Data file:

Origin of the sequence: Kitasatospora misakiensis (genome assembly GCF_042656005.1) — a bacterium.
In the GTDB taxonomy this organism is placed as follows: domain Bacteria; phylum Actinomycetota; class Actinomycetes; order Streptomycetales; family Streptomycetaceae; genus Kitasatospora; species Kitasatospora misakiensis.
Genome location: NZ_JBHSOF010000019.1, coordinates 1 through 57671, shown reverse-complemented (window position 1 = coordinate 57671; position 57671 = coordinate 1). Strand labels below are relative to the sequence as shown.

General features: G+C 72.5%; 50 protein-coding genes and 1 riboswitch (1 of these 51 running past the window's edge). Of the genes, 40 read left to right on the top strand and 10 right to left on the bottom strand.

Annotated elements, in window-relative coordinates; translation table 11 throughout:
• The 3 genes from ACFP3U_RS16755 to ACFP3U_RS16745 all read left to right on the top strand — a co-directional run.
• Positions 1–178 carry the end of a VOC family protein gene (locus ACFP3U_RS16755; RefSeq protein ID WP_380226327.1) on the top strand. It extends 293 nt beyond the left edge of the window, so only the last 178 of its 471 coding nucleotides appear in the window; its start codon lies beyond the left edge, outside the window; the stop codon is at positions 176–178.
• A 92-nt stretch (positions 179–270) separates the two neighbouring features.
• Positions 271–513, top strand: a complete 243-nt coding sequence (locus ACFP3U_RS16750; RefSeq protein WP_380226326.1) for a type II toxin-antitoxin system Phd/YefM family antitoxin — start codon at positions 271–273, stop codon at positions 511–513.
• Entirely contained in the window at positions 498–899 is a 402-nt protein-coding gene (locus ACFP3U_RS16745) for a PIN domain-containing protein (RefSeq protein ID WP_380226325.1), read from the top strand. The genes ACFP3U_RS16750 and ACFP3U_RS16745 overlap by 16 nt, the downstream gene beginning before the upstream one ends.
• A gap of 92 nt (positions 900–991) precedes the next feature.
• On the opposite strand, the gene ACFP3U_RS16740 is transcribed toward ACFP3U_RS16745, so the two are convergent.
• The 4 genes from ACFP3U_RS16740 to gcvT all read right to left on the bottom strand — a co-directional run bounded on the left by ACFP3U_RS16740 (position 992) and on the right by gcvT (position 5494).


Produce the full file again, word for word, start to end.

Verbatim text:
Origin of the sequence: Kitasatospora misakiensis (genome assembly GCF_042656005.1) — a bacterium.
In the GTDB taxonomy this organism is placed as follows: domain Bacteria; phylum Actinomycetota; class Actinomycetes; order Streptomycetales; family Streptomycetaceae; genus Kitasatospora; species Kitasatospora misakiensis.
Genome location: NZ_JBHSOF010000019.1, coordinates 1 through 57671, shown reverse-complemented (window position 1 = coordinate 57671; position 57671 = coordinate 1). Strand labels below are relative to the sequence as shown.

General features: G+C 72.5%; 50 protein-coding genes and 1 riboswitch (1 of these 51 running past the window's edge). Of the genes, 40 read left to right on the top strand and 10 right to left on the bottom strand.

Annotated elements, in window-relative coordinates; translation table 11 throughout:
• The 3 genes from ACFP3U_RS16755 to ACFP3U_RS16745 all read left to right on the top strand — a co-directional run.
• Positions 1–178 carry the end of a VOC family protein gene (locus ACFP3U_RS16755; RefSeq protein ID WP_380226327.1) on the top strand. It extends 293 nt beyond the left edge of the window, so only the last 178 of its 471 coding nucleotides appear in the window; its start codon lies beyond the left edge, outside the window; the stop codon is at positions 176–178.
• A 92-nt stretch (positions 179–270) separates the two neighbouring features.
• Positions 271–513, top strand: a complete 243-nt coding sequence (locus ACFP3U_RS16750; RefSeq protein WP_380226326.1) for a type II toxin-antitoxin system Phd/YefM family antitoxin — start codon at positions 271–273, stop codon at positions 511–513.
• Entirely contained in the window at positions 498–899 is a 402-nt protein-coding gene (locus ACFP3U_RS16745) for a PIN domain-containing protein (RefSeq protein ID WP_380226325.1), read from the top strand. The genes ACFP3U_RS16750 and ACFP3U_RS16745 overlap by 16 nt, the downstream gene beginning before the upstream one ends.
• A gap of 92 nt (positions 900–991) precedes the next feature.
• On the opposite strand, the gene ACFP3U_RS16740 is transcribed toward ACFP3U_RS16745, so the two are convergent.
• The 4 genes from ACFP3U_RS16740 to gcvT all read right to left on the bottom strand — a co-directional run bounded on the left by ACFP3U_RS16740 (position 992) and on the right by gcvT (position 5494).